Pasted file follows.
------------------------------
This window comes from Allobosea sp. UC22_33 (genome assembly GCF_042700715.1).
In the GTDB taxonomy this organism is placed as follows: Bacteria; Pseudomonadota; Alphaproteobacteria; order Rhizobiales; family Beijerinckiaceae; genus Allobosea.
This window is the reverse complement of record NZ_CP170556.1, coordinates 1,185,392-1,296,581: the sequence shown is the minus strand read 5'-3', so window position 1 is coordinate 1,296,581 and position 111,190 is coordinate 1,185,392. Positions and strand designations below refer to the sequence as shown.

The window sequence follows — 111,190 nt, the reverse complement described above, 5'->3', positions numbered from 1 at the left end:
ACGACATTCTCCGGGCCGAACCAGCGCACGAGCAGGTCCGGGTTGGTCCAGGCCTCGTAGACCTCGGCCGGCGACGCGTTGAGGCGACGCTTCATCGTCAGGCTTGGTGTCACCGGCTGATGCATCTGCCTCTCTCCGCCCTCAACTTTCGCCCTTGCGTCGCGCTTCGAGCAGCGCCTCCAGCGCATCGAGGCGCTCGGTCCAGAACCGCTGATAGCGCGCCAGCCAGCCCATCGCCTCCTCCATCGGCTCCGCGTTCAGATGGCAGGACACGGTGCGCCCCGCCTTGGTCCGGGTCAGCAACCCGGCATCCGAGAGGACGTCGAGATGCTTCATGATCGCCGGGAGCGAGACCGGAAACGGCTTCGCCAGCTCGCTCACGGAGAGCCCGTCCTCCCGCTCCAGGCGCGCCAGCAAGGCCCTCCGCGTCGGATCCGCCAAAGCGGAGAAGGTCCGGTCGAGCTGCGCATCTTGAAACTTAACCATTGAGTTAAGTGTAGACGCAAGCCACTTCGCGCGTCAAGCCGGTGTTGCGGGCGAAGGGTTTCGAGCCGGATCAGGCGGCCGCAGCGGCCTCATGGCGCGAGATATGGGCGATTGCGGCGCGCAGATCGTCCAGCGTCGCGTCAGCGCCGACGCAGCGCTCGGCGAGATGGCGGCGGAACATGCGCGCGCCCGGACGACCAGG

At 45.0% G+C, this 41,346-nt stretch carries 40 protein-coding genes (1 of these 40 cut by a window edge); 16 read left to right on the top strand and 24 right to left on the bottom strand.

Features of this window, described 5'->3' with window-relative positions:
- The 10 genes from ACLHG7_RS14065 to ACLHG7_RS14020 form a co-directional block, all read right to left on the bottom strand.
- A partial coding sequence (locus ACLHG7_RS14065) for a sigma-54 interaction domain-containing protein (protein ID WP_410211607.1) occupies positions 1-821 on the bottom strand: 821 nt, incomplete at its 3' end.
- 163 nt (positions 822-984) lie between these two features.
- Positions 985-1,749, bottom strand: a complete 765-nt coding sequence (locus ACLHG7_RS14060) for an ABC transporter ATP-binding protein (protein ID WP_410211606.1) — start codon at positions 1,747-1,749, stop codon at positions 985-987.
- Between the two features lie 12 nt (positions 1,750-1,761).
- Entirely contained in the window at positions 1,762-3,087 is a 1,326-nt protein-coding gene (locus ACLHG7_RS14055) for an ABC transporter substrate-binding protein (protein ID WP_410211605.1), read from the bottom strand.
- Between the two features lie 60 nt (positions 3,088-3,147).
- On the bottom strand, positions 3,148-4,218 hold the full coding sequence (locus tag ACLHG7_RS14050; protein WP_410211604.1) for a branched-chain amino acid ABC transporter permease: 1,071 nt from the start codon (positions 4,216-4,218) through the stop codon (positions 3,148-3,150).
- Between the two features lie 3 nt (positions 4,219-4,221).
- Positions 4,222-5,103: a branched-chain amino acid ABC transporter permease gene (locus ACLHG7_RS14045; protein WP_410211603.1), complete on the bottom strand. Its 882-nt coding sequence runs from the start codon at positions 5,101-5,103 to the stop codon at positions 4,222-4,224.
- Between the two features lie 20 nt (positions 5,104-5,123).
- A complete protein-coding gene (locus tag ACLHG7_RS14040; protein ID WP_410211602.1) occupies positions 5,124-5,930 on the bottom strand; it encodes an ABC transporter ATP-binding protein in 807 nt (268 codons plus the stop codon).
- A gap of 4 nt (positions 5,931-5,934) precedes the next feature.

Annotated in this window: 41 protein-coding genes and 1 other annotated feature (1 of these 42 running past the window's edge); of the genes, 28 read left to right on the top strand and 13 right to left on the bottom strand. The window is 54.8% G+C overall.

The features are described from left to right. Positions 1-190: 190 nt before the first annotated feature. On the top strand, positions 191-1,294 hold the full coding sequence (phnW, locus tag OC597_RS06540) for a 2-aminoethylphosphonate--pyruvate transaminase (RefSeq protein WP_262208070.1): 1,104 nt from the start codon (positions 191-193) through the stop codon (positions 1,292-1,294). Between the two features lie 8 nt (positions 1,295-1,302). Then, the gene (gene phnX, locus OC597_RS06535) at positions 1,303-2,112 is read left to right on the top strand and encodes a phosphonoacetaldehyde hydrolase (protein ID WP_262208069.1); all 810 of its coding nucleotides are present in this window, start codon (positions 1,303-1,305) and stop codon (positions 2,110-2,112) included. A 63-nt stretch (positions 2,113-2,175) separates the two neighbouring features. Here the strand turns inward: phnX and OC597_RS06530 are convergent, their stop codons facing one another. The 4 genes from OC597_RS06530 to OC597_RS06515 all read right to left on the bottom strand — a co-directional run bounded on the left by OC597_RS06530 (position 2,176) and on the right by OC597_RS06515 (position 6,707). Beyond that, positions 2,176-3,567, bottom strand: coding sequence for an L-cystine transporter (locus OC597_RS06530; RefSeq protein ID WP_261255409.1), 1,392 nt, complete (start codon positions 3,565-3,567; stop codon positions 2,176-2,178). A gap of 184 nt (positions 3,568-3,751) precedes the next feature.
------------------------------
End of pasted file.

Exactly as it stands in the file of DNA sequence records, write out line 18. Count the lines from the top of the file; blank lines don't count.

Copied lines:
- Between the two features lie 20 nt (positions 5,104-5,123).